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U.S. allies are behind the death squads

Jonathan Steele

Iraq's U.S. overlords at last seem to have grasped the danger posed by their friends' militias. But it may be too late.

MUCH INK, as well as indignation, is being spent on whether Iraq is on the verge of, in the midst of, or nowhere near civil war. Wherever you stand in this largely semantic debate, the one certainty is that the seedbed for the country's self-destruction is Iraq's plethora of militias. In the apt phrase of Zalmay Khalilzad, the U.S. Ambassador in Baghdad, they are the "infrastructure of civil war."

He is not the first U.S. overlord in Iraq to spot the danger. Shortly before the formal transfer of sovereignty to Iraqis, America's then top official, Paul Bremer, ordered all militias to disband. Some members could join the new army. Others would have to look for civilian work.

His decree was not enforced and now, two years later, this failure has come back to haunt Iraq. "More Iraqis are dying from militia violence than from the terrorists," Mr. Khalilzad said recently. "The militias need to be under control."

His blunt comment came in the wake of more than 1,000 abductions and murders in a single month, most of them blamed on Shia militias. Terrified residents of Baghdad's mainly Sunni areas talk of cars roaring up after dark, uninhibited by the police in spite of the curfew. They enter homes and seize people, whose bodies turn up later, often garrotted or marked with holes from electric drills — evidence of torture before assassination.

Extraordinary turnaround

Mr. Khalilzad's denunciation of the militias was an extraordinary turnaround, given that the focus of U.S. military activity since the fall of Saddam Hussein has been the battle against foreign jihadis and a nationalist Sunni-led insurgency. Suddenly, the U.S. faces a greater "enemy within" — militias manned by the Shia community, once seen by the U.S. as allies, and run by government ministers.

The new line, if it sticks, marks an end to previous ambiguity. Under Mr. Bremer there was a tendency to see some militias as good, that is on the U.S. side, such as the peshmerga fighters that belong to the two large Kurdish parties, and others as bad, such as the Mahdi army of the Shia cleric, Moqtada al-Sadr, who opposes the occupation.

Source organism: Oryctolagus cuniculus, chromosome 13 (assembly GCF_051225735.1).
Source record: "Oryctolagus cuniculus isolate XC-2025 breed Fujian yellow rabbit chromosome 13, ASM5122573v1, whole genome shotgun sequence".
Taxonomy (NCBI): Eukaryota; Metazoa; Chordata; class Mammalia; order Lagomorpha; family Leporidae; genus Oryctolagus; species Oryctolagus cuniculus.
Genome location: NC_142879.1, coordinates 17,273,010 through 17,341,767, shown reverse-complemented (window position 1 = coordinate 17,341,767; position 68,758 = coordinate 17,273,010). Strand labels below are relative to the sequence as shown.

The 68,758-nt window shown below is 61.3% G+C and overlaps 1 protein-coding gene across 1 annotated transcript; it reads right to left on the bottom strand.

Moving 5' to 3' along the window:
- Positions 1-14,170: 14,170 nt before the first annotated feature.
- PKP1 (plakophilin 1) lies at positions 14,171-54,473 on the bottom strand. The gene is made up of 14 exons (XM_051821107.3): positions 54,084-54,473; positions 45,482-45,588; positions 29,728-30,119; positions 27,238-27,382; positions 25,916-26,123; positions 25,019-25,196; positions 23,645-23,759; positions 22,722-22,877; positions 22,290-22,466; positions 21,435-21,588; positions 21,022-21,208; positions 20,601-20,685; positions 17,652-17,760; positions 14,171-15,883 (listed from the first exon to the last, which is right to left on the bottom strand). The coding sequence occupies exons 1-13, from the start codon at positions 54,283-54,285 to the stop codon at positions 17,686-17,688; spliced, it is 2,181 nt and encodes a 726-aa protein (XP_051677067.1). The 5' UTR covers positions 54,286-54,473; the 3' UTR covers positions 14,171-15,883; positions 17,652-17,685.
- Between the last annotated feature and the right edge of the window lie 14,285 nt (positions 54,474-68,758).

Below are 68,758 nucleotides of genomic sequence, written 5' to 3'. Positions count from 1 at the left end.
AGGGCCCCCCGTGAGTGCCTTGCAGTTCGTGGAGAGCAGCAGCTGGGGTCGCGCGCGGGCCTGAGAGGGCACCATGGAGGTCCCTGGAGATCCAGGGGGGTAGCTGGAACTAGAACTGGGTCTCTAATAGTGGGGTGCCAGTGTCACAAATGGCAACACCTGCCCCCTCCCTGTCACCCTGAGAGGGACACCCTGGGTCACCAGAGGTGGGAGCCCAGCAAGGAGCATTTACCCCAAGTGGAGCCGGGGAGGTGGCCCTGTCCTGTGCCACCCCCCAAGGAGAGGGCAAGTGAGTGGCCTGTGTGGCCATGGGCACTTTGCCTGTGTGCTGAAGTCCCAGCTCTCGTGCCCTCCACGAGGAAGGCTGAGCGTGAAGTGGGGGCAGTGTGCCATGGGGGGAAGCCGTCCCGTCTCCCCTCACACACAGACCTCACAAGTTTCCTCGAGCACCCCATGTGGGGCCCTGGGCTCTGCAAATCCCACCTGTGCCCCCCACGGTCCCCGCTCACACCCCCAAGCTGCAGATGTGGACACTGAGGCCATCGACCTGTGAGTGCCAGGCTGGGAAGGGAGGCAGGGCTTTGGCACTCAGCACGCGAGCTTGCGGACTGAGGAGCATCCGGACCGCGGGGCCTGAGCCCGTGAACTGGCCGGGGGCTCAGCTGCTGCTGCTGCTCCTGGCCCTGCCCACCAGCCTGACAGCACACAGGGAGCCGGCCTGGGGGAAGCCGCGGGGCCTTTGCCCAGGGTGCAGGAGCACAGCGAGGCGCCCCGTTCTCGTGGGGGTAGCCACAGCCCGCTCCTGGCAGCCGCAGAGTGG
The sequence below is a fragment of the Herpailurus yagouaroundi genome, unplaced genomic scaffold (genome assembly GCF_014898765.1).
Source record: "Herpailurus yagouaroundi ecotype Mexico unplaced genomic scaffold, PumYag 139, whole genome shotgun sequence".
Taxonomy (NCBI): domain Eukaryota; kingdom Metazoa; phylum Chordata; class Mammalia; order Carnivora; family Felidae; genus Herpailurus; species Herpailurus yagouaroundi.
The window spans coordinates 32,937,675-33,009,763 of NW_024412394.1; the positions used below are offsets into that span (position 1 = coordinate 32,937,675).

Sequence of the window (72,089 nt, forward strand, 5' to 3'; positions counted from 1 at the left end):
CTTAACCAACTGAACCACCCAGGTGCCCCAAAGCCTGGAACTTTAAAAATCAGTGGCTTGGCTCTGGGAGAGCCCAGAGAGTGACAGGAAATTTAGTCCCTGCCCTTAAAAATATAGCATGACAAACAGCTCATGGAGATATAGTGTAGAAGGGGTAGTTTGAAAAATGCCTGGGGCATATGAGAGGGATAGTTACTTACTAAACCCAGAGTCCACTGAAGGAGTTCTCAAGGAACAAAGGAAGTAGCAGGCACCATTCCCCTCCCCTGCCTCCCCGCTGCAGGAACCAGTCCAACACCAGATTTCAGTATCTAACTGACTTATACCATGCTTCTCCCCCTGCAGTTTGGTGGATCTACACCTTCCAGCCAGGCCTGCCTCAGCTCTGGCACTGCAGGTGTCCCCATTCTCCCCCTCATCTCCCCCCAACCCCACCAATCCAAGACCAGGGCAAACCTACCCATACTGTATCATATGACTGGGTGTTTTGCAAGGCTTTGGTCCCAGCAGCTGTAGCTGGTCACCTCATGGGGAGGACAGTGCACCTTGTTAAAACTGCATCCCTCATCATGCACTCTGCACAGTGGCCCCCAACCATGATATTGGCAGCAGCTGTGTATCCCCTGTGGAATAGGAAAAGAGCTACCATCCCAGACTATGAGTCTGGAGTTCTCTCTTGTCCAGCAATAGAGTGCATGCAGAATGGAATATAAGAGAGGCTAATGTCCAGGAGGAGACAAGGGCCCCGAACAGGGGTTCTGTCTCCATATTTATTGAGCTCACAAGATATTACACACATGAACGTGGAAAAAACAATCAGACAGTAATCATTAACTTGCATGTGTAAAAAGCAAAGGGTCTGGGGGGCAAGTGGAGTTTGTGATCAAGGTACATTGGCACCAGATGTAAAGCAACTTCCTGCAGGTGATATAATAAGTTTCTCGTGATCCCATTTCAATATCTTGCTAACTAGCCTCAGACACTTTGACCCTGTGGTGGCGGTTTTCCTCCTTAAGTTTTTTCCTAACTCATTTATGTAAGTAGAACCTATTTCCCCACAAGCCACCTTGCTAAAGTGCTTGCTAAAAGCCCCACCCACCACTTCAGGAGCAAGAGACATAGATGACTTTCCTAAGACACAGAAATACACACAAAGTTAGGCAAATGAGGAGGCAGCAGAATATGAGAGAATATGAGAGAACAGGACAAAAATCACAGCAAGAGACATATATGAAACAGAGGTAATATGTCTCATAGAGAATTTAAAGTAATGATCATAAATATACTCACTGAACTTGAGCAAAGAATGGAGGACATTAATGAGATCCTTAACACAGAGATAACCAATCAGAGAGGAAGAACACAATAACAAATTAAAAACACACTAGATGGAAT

A third militia, the Badr organisation, was also tolerated. It is the armed wing of the Supreme Council for the Islamic Revolution in Iraq, a leading Shia political party which supported the invasion and is Washington's main interlocutor in the Shia coalition.

American officials paid lip service to the need to disband the militias, but never showed any sense of urgency. As a Pentagon report to Congress put it last year: "The realities of Iraq's political and security landscape work against completing the transition and reintegration of all Iraq's militias in the short term."

Iraqi leaders praised the militias, claiming they were subordinate to the Defence and Interior Ministries. The Badr organisation has even been put in charge of defending the home of the Shias' revered religious leader, Grand Ayatollah Ali al-Sistani.

The flaw in the picture was that while the Kurds and Shias had two militias each, the Sunnis had none. Sunni chiefs could rustle up a few gunmen from extended family ranks, when necessary, as had been done for centuries, but there was nothing on the scale of Badr, the Mahdi, or the peshmerga. Many Sunnis welcomed the anti-occupation insurgents as a kind of surrogate militia. Sunni anger increased with evidence of secret prisons, run by the Interior Ministry, where hundreds of men and boys, mainly Sunnis, were tortured, and of "death squads" operating against Sunnis. In response, Baghdad's Sunni neighbourhoods have started to form vigilante groups to defend their turf.

American officials now view the militias differently. Phasing them out by integrating their members into the official forces of law and order is seen as risky, unless the leadership changes. In February this year the new Pentagon line was that integration could result in security forces that "may be more loyal to their political support organisation than to the central Iraqi government," according to a new study.

The encouraging signs are that Iraqi leaders are denouncing sectarian violence. Provocations such as last week's suicide attack on a Shia mosque in Baghdad appear to be the work of "outsiders." Iraq has no history of Balkan-style pogroms where neighbour turns against neighbour, burning homes and shops. But it could develop now. The rampaging by Shia militias and the rise of defensive Sunni vigilantes have launched a low-intensity ethnic cleansing. Up to 30,000 people have left their homes in the last few weeks.

The crucial question is whether the militias can be rolled back at this late stage. Having allowed them to defy their initial banning orders, as well as Iraq's new constitution, which outlawed them, can the U.S. persuade or force its Iraqi allies to disband them? Confronting the Sunni insurgency means, in crude terms, confronting an enemy. Confronting the biggest militias, Badr and the Kurdish peshmerga, means the U.S. must confront its friends.

- Guardian Newspapers Limited 2006

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